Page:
# Another friction problem (rotational this time)

1. Jun 20, 2009

### groundhog92

1. The problem statement, all variables and given/known data
Once again I just need someone to check my work, I think I have it correct. If a coin of mass .005kg is placed on a spinning record .14m from the center and it takes the coin 1.5 sec to complete a revolution then a) what is the linear speed of the coin. b)If the coefficient of static friction is .5 then at what speed would the coin slide off c) If you were to add another coin directly atop the first how would the affect your results in part b) and d) draw and label the linear velocity and instantaneous acceleration in a diagram.

2. Relevant equations
F=(mv^2)/r
Ff=umg u=coefficient of friction
Circumference/ Time = linear velocity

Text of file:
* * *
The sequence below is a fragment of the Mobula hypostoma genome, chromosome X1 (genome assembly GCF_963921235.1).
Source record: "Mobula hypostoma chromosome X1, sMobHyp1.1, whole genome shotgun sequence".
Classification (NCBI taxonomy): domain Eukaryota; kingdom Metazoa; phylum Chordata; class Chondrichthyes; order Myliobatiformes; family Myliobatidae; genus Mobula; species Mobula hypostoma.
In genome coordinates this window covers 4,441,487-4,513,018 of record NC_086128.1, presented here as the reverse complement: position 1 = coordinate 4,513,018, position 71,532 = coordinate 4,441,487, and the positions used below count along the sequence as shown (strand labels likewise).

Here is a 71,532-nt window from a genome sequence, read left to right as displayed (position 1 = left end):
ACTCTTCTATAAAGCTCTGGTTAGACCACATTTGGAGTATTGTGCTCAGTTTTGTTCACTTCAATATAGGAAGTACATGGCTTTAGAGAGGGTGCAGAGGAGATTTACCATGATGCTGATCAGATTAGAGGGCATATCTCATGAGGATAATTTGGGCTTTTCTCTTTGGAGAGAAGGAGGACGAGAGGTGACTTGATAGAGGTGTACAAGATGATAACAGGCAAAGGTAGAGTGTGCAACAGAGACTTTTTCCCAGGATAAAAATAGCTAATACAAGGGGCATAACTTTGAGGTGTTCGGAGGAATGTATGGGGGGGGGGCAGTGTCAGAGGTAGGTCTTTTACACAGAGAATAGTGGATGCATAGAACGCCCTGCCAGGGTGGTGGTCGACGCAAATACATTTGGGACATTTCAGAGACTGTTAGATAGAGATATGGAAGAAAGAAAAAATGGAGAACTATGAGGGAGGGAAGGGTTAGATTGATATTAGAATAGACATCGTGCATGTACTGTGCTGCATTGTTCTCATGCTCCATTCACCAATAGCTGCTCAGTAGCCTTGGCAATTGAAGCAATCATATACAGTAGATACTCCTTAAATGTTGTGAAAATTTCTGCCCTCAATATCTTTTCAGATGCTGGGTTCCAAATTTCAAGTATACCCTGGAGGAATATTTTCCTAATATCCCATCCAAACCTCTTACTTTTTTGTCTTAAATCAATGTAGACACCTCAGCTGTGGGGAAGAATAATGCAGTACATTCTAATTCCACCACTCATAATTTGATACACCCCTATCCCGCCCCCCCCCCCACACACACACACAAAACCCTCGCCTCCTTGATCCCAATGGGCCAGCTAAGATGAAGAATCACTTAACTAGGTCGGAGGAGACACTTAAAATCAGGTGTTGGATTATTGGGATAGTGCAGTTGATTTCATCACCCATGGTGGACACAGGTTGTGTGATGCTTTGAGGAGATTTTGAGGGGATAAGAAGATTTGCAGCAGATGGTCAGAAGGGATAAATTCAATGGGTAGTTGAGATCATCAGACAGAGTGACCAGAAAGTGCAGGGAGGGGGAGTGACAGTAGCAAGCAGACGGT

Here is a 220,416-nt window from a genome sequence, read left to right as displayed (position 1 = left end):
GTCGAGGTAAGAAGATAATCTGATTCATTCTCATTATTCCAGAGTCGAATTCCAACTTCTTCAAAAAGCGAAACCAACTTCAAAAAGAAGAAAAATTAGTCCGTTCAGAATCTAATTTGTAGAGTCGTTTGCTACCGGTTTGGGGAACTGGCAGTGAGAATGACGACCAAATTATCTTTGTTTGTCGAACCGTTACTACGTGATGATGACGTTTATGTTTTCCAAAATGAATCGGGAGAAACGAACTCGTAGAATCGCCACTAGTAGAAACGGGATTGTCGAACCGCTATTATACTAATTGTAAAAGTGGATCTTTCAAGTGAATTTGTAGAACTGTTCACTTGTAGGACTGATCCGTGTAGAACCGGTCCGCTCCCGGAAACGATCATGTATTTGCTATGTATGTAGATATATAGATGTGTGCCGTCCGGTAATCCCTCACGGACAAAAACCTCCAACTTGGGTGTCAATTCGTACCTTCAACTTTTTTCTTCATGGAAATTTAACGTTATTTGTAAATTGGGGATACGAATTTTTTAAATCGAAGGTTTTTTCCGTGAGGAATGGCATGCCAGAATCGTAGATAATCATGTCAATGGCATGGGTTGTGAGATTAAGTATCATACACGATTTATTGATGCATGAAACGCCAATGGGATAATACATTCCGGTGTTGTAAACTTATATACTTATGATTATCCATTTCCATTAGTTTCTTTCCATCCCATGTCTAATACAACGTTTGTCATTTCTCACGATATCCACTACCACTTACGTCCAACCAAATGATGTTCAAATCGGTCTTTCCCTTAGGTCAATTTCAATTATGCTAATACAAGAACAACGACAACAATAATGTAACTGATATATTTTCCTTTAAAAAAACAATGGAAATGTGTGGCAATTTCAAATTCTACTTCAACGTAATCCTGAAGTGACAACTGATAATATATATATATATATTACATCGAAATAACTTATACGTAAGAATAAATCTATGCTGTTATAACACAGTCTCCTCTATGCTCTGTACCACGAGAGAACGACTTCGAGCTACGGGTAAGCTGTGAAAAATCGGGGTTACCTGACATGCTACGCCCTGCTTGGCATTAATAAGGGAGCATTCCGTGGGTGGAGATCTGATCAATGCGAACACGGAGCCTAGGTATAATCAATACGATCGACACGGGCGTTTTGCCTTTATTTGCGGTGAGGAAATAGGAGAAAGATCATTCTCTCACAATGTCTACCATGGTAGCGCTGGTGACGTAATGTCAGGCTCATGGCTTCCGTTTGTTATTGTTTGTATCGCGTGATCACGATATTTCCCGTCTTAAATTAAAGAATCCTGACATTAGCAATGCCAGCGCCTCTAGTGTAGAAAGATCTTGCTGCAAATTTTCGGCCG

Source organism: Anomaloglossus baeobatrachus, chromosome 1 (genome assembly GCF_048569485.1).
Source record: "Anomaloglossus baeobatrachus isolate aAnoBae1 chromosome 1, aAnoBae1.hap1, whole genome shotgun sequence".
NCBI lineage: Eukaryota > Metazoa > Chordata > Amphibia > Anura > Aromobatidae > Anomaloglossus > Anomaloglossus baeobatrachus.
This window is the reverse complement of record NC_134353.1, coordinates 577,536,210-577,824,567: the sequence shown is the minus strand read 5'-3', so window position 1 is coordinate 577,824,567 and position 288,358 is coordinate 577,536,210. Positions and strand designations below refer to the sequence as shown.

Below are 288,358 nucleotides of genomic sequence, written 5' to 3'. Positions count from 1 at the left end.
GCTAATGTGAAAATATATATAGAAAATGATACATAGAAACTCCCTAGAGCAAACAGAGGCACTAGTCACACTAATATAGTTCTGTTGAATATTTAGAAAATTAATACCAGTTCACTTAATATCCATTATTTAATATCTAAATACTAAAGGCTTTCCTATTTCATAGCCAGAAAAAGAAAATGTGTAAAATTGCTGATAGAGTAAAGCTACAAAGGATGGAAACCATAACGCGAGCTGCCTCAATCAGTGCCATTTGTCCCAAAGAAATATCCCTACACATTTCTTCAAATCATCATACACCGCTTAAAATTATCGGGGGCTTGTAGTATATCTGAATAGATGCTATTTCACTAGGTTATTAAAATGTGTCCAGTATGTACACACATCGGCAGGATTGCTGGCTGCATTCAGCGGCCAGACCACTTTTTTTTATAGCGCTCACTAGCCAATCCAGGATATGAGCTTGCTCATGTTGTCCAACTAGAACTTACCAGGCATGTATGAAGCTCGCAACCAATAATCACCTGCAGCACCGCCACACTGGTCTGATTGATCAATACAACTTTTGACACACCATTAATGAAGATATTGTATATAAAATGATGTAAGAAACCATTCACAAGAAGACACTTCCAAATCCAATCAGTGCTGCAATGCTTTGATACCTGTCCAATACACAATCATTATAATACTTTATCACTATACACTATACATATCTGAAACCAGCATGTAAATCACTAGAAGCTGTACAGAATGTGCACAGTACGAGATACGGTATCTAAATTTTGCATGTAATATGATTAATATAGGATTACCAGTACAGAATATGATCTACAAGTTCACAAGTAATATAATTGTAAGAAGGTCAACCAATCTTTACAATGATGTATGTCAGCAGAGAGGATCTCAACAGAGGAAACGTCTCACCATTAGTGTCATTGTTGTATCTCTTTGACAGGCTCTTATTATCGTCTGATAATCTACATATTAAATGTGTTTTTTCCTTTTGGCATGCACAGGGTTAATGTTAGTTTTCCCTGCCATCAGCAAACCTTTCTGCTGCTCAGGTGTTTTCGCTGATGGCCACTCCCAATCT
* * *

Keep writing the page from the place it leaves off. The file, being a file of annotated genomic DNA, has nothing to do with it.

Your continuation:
3. The attempt at a solution
part a
.88/1.5 = .59m/s

part b
(mv^2)/r=umg
(v^2)/r=ug
v=sqrt(rug)
v=.84m/s

part c
It wouldn't change because the masses canceled out

part d
This one I was a bit confused about. I drew the linear velocity tangent to the coins circular trajectory. I drew the instantaneous acceleration perpendicular to that going out, through the coin, from the center of the record.

Note: In the calculations for part b gravity was 10 instead of 9.81

2. Jun 20, 2009

### LowlyPion

The centripetal acceleration of the object is inward isn't it?